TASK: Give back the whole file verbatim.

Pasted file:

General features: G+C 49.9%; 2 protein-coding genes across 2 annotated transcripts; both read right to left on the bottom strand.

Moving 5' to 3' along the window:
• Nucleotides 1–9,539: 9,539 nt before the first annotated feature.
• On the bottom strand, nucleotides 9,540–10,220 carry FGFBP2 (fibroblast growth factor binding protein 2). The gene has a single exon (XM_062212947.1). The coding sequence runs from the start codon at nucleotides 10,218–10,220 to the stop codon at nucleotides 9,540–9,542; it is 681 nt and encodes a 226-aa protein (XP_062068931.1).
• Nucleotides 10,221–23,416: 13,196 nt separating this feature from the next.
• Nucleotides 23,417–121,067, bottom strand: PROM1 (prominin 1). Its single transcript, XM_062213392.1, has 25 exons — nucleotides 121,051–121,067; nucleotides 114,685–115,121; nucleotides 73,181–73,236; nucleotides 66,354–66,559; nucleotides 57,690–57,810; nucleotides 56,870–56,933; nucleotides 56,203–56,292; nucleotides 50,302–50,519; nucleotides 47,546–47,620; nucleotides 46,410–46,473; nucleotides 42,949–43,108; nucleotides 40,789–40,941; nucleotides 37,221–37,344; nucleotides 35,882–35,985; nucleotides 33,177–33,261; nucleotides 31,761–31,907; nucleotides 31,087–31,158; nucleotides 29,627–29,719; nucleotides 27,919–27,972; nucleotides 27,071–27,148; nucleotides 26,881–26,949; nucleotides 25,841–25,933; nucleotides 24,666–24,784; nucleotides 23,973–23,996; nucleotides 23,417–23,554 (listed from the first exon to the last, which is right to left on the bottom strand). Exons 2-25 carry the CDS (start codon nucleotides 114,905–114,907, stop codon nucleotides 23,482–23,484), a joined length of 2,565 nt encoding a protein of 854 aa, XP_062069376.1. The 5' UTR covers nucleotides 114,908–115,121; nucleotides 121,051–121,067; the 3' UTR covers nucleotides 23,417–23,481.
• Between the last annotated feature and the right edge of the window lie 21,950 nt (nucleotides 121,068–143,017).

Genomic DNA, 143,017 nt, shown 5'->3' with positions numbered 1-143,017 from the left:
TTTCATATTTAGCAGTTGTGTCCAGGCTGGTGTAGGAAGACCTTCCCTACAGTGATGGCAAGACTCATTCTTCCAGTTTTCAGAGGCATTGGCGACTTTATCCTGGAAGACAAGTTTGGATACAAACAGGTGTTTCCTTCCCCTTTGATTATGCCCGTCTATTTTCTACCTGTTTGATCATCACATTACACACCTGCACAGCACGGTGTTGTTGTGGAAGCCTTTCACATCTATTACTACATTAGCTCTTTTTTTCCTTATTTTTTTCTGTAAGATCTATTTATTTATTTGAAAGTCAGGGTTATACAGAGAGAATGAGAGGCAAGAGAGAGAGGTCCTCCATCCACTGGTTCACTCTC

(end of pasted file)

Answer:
General features: G+C 49.9%; 2 protein-coding genes across 2 annotated transcripts; both read right to left on the bottom strand.

Moving 5' to 3' along the window:
• Nucleotides 1–9,539: 9,539 nt before the first annotated feature.
• On the bottom strand, nucleotides 9,540–10,220 carry FGFBP2 (fibroblast growth factor binding protein 2). The gene has a single exon (XM_062212947.1). The coding sequence runs from the start codon at nucleotides 10,218–10,220 to the stop codon at nucleotides 9,540–9,542; it is 681 nt and encodes a 226-aa protein (XP_062068931.1).
• Nucleotides 10,221–23,416: 13,196 nt separating this feature from the next.
• Nucleotides 23,417–121,067, bottom strand: PROM1 (prominin 1). Its single transcript, XM_062213392.1, has 25 exons — nucleotides 121,051–121,067; nucleotides 114,685–115,121; nucleotides 73,181–73,236; nucleotides 66,354–66,559; nucleotides 57,690–57,810; nucleotides 56,870–56,933; nucleotides 56,203–56,292; nucleotides 50,302–50,519; nucleotides 47,546–47,620; nucleotides 46,410–46,473; nucleotides 42,949–43,108; nucleotides 40,789–40,941; nucleotides 37,221–37,344; nucleotides 35,882–35,985; nucleotides 33,177–33,261; nucleotides 31,761–31,907; nucleotides 31,087–31,158; nucleotides 29,627–29,719; nucleotides 27,919–27,972; nucleotides 27,071–27,148; nucleotides 26,881–26,949; nucleotides 25,841–25,933; nucleotides 24,666–24,784; nucleotides 23,973–23,996; nucleotides 23,417–23,554 (listed from the first exon to the last, which is right to left on the bottom strand). Exons 2-25 carry the CDS (start codon nucleotides 114,905–114,907, stop codon nucleotides 23,482–23,484), a joined length of 2,565 nt encoding a protein of 854 aa, XP_062069376.1. The 5' UTR covers nucleotides 114,908–115,121; nucleotides 121,051–121,067; the 3' UTR covers nucleotides 23,417–23,481.
• Between the last annotated feature and the right edge of the window lie 21,950 nt (nucleotides 121,068–143,017).

Genomic DNA, 143,017 nt, shown 5'->3' with positions numbered 1-143,017 from the left:
TTTCATATTTAGCAGTTGTGTCCAGGCTGGTGTAGGAAGACCTTCCCTACAGTGATGGCAAGACTCATTCTTCCAGTTTTCAGAGGCATTGGCGACTTTATCCTGGAAGACAAGTTTGGATACAAACAGGTGTTTCCTTCCCCTTTGATTATGCCCGTCTATTTTCTACCTGTTTGATCATCACATTACACACCTGCACAGCACGGTGTTGTTGTGGAAGCCTTTCACATCTATTACTACATTAGCTCTTTTTTTCCTTATTTTTTTCTGTAAGATCTATTTATTTATTTGAAAGTCAGGGTTATACAGAGAGAATGAGAGGCAAGAGAGAGAGGTCCTCCATCCACTGGTTCACTCTC